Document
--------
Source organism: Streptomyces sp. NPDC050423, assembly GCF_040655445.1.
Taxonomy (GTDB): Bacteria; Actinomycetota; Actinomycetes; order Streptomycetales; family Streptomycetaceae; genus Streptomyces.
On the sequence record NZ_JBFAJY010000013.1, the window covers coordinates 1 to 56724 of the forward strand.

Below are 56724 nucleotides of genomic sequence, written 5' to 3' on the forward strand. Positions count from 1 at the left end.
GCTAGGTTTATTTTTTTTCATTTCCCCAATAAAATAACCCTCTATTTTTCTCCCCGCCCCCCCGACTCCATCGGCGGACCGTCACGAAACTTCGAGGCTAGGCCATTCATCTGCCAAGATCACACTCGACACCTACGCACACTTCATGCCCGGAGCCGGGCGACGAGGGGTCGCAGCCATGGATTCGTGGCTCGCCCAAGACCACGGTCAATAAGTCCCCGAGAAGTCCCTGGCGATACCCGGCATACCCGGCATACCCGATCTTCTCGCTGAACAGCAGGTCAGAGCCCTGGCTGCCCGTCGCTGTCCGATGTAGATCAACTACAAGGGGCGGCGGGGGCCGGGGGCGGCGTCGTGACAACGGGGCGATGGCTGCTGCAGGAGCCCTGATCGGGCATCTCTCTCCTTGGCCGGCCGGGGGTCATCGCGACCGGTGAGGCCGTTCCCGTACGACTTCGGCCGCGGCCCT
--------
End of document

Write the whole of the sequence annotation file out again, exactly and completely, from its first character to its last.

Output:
Source organism: Streptomyces sp. NPDC050423, assembly GCF_040655445.1.
Taxonomy (GTDB): Bacteria; Actinomycetota; Actinomycetes; order Streptomycetales; family Streptomycetaceae; genus Streptomyces.
On the sequence record NZ_JBFAJY010000013.1, the window covers coordinates 1 to 56724 of the forward strand.

Below are 56724 nucleotides of genomic sequence, written 5' to 3' on the forward strand. Positions count from 1 at the left end.
GCTAGGTTTATTTTTTTTCATTTCCCCAATAAAATAACCCTCTATTTTTCTCCCCGCCCCCCCGACTCCATCGGCGGACCGTCACGAAACTTCGAGGCTAGGCCATTCATCTGCCAAGATCACACTCGACACCTACGCACACTTCATGCCCGGAGCCGGGCGACGAGGGGTCGCAGCCATGGATTCGTGGCTCGCCCAAGACCACGGTCAATAAGTCCCCGAGAAGTCCCTGGCGATACCCGGCATACCCGGCATACCCGATCTTCTCGCTGAACAGCAGGTCAGAGCCCTGGCTGCCCGTCGCTGTCCGATGTAGATCAACTACAAGGGGCGGCGGGGGCCGGGGGCGGCGTCGTGACAACGGGGCGATGGCTGCTGCAGGAGCCCTGATCGGGCATCTCTCTCCTTGGCCGGCCGGGGGTCATCGCGACCGGTGAGGCCGTTCCCGTACGACTTCGGCCGCGGCCCT